Copyright © 2011, 2010 Pearson Education, Inc. All rights reserved.
    • 32. Copyright © 2011, 2010 Pearson Education, Inc. All rights reserved. Chicago Tribune/MCT/Newscom
    • 33. The Constitutional Presidency
      • Impeachment and Removal
        • The process of impeachment and removal involves both houses of Congress.
        • Presidential Succession and Disability
        • The 25th Amendment,
          • ratified in 1967,
          • reformed and
          • clarified the process
          • of presidential
          • succession.
      Copyright © 2011, 2010 Pearson Education, Inc. All rights reserved. Martin H. Simon/Corbis
    • 34. The Constitutional Presidency
      • The Vice Presidency
        • As the importance of the presidency has grown, so has the significance of the vice presidency.
        • - Recent presidents have actively involved their vice presidents in their administrations.
      Copyright © 2011, 2010 Pearson Education, Inc. All rights reserved. AP Images Brooks Kraft/Corbis News/Corbis
    • 35. Presidential Powers
        • Diplomatic Powers
          • Chief of State
            • The president has the
            • power to negotiate
            • treaties with other
            • nations, subject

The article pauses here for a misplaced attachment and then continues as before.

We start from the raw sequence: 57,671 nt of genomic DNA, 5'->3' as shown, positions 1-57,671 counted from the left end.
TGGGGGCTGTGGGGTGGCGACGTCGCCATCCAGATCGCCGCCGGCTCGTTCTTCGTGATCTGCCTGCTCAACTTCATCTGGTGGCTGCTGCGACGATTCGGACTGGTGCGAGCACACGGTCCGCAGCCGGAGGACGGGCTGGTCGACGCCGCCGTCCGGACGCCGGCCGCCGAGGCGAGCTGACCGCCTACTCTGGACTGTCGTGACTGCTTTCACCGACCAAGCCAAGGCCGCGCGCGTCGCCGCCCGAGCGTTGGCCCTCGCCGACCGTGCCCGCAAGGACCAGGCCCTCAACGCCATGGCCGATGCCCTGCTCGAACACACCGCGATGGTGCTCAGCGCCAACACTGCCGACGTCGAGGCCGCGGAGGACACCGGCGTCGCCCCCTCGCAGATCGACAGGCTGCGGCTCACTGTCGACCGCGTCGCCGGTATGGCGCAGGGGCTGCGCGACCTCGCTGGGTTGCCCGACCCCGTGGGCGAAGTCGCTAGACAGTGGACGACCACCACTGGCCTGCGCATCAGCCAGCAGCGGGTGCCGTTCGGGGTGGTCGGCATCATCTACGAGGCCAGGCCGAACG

• to a two-thirds vote of
            • ratification by the
            • Senate.
            • Executive Agreements
      Copyright © 2011, 2010 Pearson Education, Inc. All rights reserved. AP Photo
    • 36. Presidential Powers
        • Military Powers:
          • President is commander in
          • chief of the armed forces.
          • War Powers Act
        • Inherent Powers:
          • Powers vested in the national government which do not depend on a specific grant of authority.
        • Judicial Powers:
          • President nominates all federal judges pending majority-vote confirmation by the Senate.
      Copyright © 2011, 2010 Pearson Education, Inc. All rights reserved.
    • 37. Presidential Powers
        • Executive Powers
          • Chief Executive
            • Head of the executive branch of government
            • Issues executive orders to manage federal bureaucracy
      Copyright © 2011, 2010 Pearson Education, Inc. All rights reserved. AP Photo/Lynne Sladky